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Corn Palaces and Butter QueensA History of Crop Art and Dairy Sculpture$
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Pamela H. Simpson

Print publication date: 2012

Print ISBN-13: 9780816676194

Published to Minnesota Scholarship Online: August 2015

DOI: 10.5749/minnesota/9780816676194.001.0001

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Banquet Tables to Trophy Displays

Banquet Tables to Trophy Displays

Chapter:
(p.1) 1 Banquet Tables to Trophy Displays
Source:
Corn Palaces and Butter Queens
Author(s):

Pamela H. Simpson

Publisher:
University of Minnesota Press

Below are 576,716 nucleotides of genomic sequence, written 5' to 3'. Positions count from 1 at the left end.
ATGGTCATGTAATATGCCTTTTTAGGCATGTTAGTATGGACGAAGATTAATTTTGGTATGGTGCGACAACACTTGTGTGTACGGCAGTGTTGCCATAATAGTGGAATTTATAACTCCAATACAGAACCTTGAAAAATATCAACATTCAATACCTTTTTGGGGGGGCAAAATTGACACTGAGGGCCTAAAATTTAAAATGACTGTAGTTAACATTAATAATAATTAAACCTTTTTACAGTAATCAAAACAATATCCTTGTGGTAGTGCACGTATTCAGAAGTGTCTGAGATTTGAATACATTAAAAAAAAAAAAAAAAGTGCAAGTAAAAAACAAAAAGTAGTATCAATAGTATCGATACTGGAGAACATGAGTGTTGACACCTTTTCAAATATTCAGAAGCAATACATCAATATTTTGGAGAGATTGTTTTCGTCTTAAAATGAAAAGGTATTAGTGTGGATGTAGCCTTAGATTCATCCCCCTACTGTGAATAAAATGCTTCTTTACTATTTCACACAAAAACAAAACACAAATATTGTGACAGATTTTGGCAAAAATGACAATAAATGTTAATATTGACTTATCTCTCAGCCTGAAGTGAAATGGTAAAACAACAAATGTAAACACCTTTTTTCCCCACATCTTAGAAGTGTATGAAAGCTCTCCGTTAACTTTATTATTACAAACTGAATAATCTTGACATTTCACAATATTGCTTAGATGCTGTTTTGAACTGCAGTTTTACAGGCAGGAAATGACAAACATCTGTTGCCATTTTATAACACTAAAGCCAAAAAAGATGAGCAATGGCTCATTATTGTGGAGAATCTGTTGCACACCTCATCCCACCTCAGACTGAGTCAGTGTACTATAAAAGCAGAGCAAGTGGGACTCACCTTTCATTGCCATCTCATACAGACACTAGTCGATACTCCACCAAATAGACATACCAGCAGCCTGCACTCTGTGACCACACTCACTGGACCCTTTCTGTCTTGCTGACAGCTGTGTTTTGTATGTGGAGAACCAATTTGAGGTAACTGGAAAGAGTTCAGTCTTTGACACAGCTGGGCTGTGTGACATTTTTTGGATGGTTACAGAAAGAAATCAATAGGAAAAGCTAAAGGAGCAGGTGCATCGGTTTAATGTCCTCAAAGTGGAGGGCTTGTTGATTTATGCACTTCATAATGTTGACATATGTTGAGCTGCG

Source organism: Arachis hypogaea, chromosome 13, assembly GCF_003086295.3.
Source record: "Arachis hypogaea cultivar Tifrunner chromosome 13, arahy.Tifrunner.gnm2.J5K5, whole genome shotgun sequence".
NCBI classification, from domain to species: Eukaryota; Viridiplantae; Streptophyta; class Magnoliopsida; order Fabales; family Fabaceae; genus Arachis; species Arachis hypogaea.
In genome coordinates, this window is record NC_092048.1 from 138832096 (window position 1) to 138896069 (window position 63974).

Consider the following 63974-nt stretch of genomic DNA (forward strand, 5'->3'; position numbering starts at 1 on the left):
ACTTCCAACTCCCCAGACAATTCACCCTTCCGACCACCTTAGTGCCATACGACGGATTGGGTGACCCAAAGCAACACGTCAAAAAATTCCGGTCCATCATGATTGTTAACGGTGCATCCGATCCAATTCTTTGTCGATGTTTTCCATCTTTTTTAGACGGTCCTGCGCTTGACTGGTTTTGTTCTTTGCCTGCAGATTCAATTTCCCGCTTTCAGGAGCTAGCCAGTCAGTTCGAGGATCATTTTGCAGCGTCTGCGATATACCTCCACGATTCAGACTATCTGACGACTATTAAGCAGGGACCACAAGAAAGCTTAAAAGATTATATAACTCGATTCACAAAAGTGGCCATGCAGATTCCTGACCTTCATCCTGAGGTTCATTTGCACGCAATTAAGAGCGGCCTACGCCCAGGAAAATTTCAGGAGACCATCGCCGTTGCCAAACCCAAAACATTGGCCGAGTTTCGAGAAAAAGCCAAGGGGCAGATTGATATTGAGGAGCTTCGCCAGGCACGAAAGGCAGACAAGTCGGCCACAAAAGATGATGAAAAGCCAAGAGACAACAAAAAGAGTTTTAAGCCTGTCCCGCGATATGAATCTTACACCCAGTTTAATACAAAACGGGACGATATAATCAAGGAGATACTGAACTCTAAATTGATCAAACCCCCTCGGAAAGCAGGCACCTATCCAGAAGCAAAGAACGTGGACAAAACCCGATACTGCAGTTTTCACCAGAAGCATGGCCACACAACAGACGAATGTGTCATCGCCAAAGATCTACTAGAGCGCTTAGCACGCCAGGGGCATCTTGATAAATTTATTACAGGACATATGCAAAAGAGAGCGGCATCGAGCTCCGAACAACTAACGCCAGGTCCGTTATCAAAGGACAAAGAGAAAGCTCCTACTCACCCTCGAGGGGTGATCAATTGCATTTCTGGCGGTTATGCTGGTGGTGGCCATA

DOI:10.5749/minnesota/9780816676194.003.0001

This chapter provides an overview of the history of food art. It examines the history of turn-of-the-century corn palaces, crop art, and butter sculpture. It recounts the history of using food for architectural and sculptural constructions and then places that tradition within the legend of the land of Cockaigne, a place of plenty defined by its abundance of food. It discusses the development of the idea of “trophy,” the visual expression of abundance at the industrial fairs. It argues that trophy displays were an attempt to capture the eye in a way that ordinary specimens mounted in glass cases or laid out on tables could not. It explains that food constructions represent an iconography of abundance.

Keywords:   food art, corn palaces, crop art, butter sculpture, food, trophy display, industrial fairs, agricultural abundance

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